City Paper is not for tourists
Three days after she gave birth to twins, giant-panda mother Mei Xiang seems to be throwing a wrench into the National Zoo’s efforts to keep both cubs healthy, during a “high-risk period” for them.
The National Zoo says in a press release issued this afternoon that Mei hasn’t given up the larger of the two cubs since 2 p.m. Monday, preventing the panda team from swapping the twins, as is protocol. The larger cub, weighing 138 grams at birth, seems to be doing well; the smaller one, who was born weighing 86 grams, has experienced “fluctuating weight,” thus causing concerns.
“The panda team is caring for the smaller cub and will continue efforts to swap the cubs about every four hours,” the release says. “However, because the smaller cub has been away from Mei, the panda team is now managing it more intensely.”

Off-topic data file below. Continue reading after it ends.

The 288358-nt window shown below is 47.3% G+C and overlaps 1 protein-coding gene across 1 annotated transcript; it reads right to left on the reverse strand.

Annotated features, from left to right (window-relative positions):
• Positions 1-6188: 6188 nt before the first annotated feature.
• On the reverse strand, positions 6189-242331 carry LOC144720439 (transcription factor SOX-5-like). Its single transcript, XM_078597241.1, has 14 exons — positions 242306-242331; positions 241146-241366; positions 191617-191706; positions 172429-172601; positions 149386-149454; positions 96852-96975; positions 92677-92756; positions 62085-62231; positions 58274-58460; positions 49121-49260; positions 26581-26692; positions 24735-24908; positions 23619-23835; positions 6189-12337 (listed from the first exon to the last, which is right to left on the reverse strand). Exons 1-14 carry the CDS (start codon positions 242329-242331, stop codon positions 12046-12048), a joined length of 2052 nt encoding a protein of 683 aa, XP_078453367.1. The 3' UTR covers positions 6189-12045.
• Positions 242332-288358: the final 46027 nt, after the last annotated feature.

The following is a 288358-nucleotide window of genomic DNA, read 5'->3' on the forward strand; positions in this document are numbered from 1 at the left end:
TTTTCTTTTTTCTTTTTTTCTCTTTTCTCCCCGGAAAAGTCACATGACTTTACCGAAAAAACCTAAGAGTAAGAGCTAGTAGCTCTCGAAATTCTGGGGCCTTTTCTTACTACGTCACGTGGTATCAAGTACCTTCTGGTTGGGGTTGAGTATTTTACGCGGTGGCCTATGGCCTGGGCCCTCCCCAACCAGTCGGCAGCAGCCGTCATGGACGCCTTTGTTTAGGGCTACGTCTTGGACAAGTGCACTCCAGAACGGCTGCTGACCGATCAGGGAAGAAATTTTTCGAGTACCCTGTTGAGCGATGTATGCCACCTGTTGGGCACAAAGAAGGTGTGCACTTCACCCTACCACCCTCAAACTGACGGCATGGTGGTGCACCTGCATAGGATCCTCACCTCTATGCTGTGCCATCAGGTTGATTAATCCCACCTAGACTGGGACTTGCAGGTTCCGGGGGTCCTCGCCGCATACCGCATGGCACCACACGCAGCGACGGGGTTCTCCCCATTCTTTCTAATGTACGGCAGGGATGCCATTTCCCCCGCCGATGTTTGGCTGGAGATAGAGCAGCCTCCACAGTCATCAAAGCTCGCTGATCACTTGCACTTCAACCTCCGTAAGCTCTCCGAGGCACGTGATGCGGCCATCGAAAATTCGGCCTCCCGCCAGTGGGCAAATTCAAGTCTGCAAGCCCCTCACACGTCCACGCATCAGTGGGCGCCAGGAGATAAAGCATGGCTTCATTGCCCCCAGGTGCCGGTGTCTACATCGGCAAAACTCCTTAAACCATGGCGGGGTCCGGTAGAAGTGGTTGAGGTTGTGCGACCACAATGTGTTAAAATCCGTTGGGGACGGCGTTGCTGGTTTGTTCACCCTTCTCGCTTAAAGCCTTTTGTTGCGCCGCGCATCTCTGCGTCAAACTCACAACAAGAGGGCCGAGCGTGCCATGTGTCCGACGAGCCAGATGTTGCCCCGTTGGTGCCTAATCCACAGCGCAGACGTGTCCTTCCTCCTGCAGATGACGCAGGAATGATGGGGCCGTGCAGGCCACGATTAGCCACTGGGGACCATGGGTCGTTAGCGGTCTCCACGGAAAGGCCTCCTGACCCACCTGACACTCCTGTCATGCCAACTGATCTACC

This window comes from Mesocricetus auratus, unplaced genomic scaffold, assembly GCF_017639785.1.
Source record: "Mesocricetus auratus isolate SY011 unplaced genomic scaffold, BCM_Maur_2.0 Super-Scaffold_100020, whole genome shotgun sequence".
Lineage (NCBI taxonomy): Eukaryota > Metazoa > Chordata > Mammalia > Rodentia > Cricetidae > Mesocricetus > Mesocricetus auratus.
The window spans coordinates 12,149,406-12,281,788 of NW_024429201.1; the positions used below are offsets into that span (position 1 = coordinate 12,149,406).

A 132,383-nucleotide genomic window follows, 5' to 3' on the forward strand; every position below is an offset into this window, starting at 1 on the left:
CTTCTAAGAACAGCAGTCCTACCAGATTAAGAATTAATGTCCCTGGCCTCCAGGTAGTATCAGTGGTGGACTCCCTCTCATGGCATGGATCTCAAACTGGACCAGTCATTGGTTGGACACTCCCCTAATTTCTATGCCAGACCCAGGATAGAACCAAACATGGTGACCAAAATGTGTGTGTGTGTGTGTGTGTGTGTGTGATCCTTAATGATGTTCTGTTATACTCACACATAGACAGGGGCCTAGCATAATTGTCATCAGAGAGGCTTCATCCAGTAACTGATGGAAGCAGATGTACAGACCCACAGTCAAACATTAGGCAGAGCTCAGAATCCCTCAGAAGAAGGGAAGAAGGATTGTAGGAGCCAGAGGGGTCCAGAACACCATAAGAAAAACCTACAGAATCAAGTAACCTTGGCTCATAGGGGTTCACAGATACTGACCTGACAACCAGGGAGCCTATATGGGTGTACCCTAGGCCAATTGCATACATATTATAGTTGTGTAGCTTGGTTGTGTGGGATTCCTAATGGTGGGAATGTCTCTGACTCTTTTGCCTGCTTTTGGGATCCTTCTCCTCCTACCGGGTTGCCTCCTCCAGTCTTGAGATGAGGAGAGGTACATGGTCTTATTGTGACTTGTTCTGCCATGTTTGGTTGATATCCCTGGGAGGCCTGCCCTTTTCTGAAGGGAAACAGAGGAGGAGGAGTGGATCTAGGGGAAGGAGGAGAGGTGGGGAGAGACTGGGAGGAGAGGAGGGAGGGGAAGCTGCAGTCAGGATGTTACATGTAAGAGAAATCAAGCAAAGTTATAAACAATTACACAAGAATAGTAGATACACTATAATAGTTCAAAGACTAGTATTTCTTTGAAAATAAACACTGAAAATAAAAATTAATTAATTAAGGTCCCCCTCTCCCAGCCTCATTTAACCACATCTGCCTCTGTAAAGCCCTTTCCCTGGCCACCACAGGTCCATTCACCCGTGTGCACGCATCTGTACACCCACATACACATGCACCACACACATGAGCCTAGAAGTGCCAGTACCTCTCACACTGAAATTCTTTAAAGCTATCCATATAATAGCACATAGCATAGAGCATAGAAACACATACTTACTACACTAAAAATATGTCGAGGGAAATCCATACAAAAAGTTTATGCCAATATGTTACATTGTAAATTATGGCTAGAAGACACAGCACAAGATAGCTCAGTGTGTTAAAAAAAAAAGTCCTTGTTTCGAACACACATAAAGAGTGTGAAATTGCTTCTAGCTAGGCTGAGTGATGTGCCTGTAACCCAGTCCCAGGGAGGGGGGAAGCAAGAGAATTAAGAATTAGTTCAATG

Zoo employees will keep providing the smaller twin with fluids and nutrients through bottle- and tube-feeding, although they’re worried it might aspirate its food. To combat any infections that might arise from food “going down the wrong pipe,” the panda team is giving the cub antibiotics.
“The cub is urinating and defecating well,” the National Zoo’s press release explains. “The veterinarians have not seen any sign of respiratory distress.”
Today’s developments follow a “challenging night” for the panda family on Sunday, during which Mei would also not give up the larger of the two cubs. Stay tuned for more #PandaStory.
Photos by Heather Roberts, National Zoo